Are Honda Minivans Being Danger Tested?

Honda Motor Company (NYSE:HMC) is the next to join the list of automakers who have reported problems with faulty air bags. The Associated Press reports that the National Highway Traffic Safety Administration posted documents on its website Monday that warn against the older model of the Honda Odyssey minivan. It has reportedly faced similar air bag problems as those 1.8 million vehicles recalled by Toyota Motor Corp (NYSE:TM) and Chrysler Group LLC.

NHTSA has received six complains about the Odyssey’s air bags — whose computers were made by auto parts supplier TRW Automative Holdings Corp (NYSE:TRW) — inflating without crashes. Three of these six complaints have involved injuries, and 41 additional complaints reported the illumination of air bag warning lights.

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The minivans have not yet been recalled but U.S. safety regulators have added 320,000 of the vehicles to the probe of faulty air bags. These minivans from the 2003 and 2004 model years are capable of inflating without a crash, possibly injuring passengers and drivers.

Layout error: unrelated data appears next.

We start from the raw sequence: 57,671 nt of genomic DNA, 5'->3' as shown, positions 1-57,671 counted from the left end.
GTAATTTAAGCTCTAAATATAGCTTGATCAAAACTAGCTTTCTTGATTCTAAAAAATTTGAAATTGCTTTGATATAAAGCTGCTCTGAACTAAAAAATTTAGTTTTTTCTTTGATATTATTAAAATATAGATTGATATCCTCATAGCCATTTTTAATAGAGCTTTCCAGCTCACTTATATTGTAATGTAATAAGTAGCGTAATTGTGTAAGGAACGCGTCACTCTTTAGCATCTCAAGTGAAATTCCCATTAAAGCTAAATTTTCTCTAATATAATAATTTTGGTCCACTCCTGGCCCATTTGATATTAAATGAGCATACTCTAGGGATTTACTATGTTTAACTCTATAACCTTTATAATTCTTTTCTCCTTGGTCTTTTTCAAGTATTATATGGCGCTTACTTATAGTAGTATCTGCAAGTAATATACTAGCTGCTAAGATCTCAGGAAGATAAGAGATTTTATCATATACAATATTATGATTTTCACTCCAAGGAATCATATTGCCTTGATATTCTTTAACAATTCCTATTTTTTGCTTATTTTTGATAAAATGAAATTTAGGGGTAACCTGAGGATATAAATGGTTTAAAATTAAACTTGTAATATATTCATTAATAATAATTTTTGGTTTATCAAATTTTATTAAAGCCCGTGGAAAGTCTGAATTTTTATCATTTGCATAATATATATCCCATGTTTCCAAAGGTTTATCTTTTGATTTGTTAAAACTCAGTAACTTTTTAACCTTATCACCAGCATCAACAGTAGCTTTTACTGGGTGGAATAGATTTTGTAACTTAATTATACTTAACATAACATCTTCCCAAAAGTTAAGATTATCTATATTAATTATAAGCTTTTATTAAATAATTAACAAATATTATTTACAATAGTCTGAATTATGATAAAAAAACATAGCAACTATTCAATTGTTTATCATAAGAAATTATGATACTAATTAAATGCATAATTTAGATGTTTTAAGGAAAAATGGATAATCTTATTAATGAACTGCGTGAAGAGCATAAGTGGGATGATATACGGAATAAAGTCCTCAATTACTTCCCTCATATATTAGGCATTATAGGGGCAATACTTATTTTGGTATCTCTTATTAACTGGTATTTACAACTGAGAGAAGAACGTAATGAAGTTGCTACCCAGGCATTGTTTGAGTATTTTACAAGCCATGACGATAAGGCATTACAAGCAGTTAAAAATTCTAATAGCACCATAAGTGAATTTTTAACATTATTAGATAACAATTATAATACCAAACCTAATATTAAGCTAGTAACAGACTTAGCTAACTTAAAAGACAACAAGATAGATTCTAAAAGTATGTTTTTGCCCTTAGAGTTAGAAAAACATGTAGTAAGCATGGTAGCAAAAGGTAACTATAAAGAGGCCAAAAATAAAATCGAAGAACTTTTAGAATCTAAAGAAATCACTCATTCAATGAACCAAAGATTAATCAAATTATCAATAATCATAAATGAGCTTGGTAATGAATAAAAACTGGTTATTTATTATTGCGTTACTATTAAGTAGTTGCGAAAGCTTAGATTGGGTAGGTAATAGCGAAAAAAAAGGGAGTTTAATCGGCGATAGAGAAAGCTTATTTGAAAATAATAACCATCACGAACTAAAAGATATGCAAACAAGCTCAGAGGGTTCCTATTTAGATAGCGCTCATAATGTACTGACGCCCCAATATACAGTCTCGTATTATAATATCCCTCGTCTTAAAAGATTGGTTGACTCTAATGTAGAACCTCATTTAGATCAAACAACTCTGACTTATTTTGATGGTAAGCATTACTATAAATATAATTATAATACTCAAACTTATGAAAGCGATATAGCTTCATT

Honda has been aware of an issue since back in December 2012 when the automaker assured the NHTSA that the rate of related problems with Honda vehicles was extremely low. It said it would handle the problem on a case-by-case basis.

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However, those cases have since risen and the recall of Chrysler and Toyota vehicles for the same problem has caused increased concern for Honda consumers. Chrysler was forced to recall more than 919,000 older Jeep Grand Cherokees, Liberty SUVs, and Dodge Viper muscle cars to fix the air bag problem. Toyota’s global recall of 907,000 vehicles was caused by the same problem. Air blags were improperly deflating due to a damaged chip in the part that controls the devices.

A Honda spokesman said a statement was being prepared.

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